Charlotte Dawson

Bully For You.


Perhaps it is only human nature to inflict suffering on anything that will endure suffering, whether by reason of its genuine humility, or indifference, or sheer helplessness. - Honoré de Balzac, Père Goriot

I have hesitated over whether to write this post for a couple of reasons; mainly because I don't want to be seen as jumping on the Charlotte Dawson bandwagon - I didn't know her, I didn't follow her, and I found it frustrating that she seemed to keep returning, almost like an addict, to the very environment which was seemingly destroying her.

However. This is about more than Charlotte Dawson. It is about everyday people, as well as 'celebrities' being affected; it may, after this post, be about me. It is about undercurrents of nastiness and the way the web is used as a weapon.

There have been some really big bullies in the online space of late. And they aren't necessarily trolls, or the usual suspects - those who find pleasure in other people's pain. In one instance, it has been a sporting club's own marketing department using social media in a way that is mindblowingly petty.

Recently, a SuperRugby franchise, which just happens to be based in Melbourne (yes, we all know it's the Rebels) - or rather their marketing team - put out advertisements with the hashtag #REBdemption, which has got to be one of the most awkward words of all time for a start. In it, they can Buddy Franklin for his move to the Swans and therefore his lack of loyalty to Victoria, whilst talking about putting the club first, playing for each other and winning more games (the dig at Franklin is in response to his friendship with, and public defence of, James O'Connor, who was dropped from the Rebels after off-field issues last year).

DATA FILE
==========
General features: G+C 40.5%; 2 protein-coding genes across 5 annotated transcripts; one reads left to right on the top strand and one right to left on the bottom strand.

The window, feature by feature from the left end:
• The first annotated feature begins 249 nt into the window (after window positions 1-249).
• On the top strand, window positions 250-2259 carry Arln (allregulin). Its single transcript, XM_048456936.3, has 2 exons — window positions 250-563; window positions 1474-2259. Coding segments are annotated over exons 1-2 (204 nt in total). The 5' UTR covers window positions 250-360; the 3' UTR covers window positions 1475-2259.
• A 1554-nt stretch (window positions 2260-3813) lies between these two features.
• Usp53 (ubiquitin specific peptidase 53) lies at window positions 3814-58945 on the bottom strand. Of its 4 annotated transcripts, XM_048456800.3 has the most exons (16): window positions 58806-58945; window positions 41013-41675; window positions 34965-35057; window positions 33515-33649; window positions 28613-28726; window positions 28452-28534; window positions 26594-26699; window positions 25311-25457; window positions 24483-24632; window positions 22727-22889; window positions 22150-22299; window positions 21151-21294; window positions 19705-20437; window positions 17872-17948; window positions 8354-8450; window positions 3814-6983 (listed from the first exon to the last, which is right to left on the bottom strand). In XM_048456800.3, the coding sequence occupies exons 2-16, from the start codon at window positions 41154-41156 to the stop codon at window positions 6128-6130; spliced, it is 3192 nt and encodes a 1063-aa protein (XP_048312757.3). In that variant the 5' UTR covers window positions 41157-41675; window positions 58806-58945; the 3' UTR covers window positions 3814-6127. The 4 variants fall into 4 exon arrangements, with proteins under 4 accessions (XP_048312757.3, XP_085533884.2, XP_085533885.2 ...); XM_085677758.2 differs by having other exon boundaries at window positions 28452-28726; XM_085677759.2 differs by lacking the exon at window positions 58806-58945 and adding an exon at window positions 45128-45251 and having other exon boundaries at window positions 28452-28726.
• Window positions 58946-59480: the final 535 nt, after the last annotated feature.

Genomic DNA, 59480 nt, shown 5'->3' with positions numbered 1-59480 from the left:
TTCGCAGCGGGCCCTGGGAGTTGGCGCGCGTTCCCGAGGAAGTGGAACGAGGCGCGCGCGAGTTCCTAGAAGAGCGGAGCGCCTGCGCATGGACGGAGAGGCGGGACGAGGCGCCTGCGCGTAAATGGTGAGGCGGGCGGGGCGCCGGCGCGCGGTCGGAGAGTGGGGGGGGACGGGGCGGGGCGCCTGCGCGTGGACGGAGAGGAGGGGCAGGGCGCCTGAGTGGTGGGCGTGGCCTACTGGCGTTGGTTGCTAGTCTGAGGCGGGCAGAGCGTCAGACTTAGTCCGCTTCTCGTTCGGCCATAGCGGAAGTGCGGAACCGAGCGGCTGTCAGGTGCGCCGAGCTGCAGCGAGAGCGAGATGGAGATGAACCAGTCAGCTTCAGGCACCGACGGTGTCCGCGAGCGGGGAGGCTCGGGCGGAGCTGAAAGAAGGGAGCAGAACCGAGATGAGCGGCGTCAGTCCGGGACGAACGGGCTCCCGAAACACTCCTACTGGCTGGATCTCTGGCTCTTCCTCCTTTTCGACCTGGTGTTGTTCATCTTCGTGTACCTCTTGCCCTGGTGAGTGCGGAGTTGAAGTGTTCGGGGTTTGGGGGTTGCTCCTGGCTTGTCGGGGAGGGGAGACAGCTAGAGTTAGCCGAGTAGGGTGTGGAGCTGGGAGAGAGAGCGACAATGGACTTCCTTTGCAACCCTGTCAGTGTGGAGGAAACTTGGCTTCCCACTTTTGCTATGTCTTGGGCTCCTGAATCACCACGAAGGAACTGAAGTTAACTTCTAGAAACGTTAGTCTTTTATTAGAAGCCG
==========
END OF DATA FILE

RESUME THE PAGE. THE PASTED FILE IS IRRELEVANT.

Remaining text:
Don't get me wrong. O'Connor behaved like a twit. And Buddy Franklin... well, to be honest, I don't sit around thinking 'wow, who do I wish I could be'. But this is a case of using social media - and print media as well - to push a personal vendetta in the guise of 'we are all about the game'.

This is not the spirit of rugby union. Just as the way Charlotte Dawson was treated is not what I like to think Twitter is all about. It's certainly not the way the people I follow use it, nor the way I use it.

The level of malice - and malice aforethought - present online is disturbing. What is also disturbing is how little responsibility is being taken for it. Bullying is not seen as acceptable in the playground, the workplace, or in a normal social setting. So why is it OK on a computer screen? And what is scary as hell is that it is adults who are embracing it - and thus making it acceptable behaviour for children.

If you put an opinion out there, then yes, you are going to get opinions back. If you make a comment that is based in ignorance, then yes, again, you are going to get very strong comments back. But the vitriol is astonishing. And for me, to see a professional organisation resorting to a campaign which is basically a 'ner, ner, ner, ner, we'll show you, sitting on Bondi Beach, Mister Swan Smarty Pants' - what on earth has that got to do with playing a game of rugby? What value does that have in promoting the game, the players, or the good name of the club?

Some people may not see this as bullying. They may see it as harmless. But I don't. James O'Connor behaved like an immature little twit; but you know what? We all make mistakes. He has lost massive opportunities because of his behaviour. That ad has now dredged up his past, rather than just 'playfully' having a dig at Buddy, and saying 'we are Rebel'.

If that's not bullying, I don't know what is.

From the feedback I have seen on Twitter and other social media, it seems as though most Rebels fans agree that this is not an approach that is acceptable - which is heartening in the least. And I must state that I don't see this as something the players have endorsed either.

There is so much depression associated with being a tall poppy of any kind in Australia - and it seems to be particularly prevalent in the sporting arena, unsurprisingly given the pressure the public places on our golden children to win, win, win. One only has to look to Ian Thorpe. Or, to bring it back to rugby union, the funny, smart and determined Clyde Rathbone. He went through hell and came out the other side.

The thought of what online bullies could do to his hard-won confidence... I'll leave you with that thought.

And with, for myself, perhaps a little more compassion for people whom I have had little time for. And an even bigger determination to think before I reply online.

Maybe some marketing people might like to do that too.